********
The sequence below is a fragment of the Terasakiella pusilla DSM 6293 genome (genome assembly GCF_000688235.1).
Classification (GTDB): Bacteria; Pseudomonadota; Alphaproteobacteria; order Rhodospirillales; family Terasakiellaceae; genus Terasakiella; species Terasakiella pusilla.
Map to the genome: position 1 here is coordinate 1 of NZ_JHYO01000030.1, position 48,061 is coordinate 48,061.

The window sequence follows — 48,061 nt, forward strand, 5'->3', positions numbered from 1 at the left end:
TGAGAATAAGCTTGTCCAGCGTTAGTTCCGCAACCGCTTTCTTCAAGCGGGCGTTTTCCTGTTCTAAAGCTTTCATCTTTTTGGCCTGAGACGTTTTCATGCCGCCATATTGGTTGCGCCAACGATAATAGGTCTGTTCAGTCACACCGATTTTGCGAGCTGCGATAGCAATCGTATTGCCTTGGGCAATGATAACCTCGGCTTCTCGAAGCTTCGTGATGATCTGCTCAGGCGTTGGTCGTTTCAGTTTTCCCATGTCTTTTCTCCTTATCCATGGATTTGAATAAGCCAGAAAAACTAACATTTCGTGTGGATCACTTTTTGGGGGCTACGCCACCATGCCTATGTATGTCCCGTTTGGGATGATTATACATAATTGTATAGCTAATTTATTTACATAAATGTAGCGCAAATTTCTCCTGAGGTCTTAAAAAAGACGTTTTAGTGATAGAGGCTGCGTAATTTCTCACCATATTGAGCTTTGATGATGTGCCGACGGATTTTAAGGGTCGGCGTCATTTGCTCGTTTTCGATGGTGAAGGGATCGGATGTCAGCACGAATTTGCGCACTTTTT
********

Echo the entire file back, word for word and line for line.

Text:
The sequence below is a fragment of the Terasakiella pusilla DSM 6293 genome (genome assembly GCF_000688235.1).
Classification (GTDB): Bacteria; Pseudomonadota; Alphaproteobacteria; order Rhodospirillales; family Terasakiellaceae; genus Terasakiella; species Terasakiella pusilla.
Map to the genome: position 1 here is coordinate 1 of NZ_JHYO01000030.1, position 48,061 is coordinate 48,061.

The window sequence follows — 48,061 nt, forward strand, 5'->3', positions numbered from 1 at the left end:
TGAGAATAAGCTTGTCCAGCGTTAGTTCCGCAACCGCTTTCTTCAAGCGGGCGTTTTCCTGTTCTAAAGCTTTCATCTTTTTGGCCTGAGACGTTTTCATGCCGCCATATTGGTTGCGCCAACGATAATAGGTCTGTTCAGTCACACCGATTTTGCGAGCTGCGATAGCAATCGTATTGCCTTGGGCAATGATAACCTCGGCTTCTCGAAGCTTCGTGATGATCTGCTCAGGCGTTGGTCGTTTCAGTTTTCCCATGTCTTTTCTCCTTATCCATGGATTTGAATAAGCCAGAAAAACTAACATTTCGTGTGGATCACTTTTTGGGGGCTACGCCACCATGCCTATGTATGTCCCGTTTGGGATGATTATACATAATTGTATAGCTAATTTATTTACATAAATGTAGCGCAAATTTCTCCTGAGGTCTTAAAAAAGACGTTTTAGTGATAGAGGCTGCGTAATTTCTCACCATATTGAGCTTTGATGATGTGCCGACGGATTTTAAGGGTCGGCGTCATTTGCTCGTTTTCGATGGTGAAGGGATCGGATGTCAGCACGAATTTGCGCACTTTTT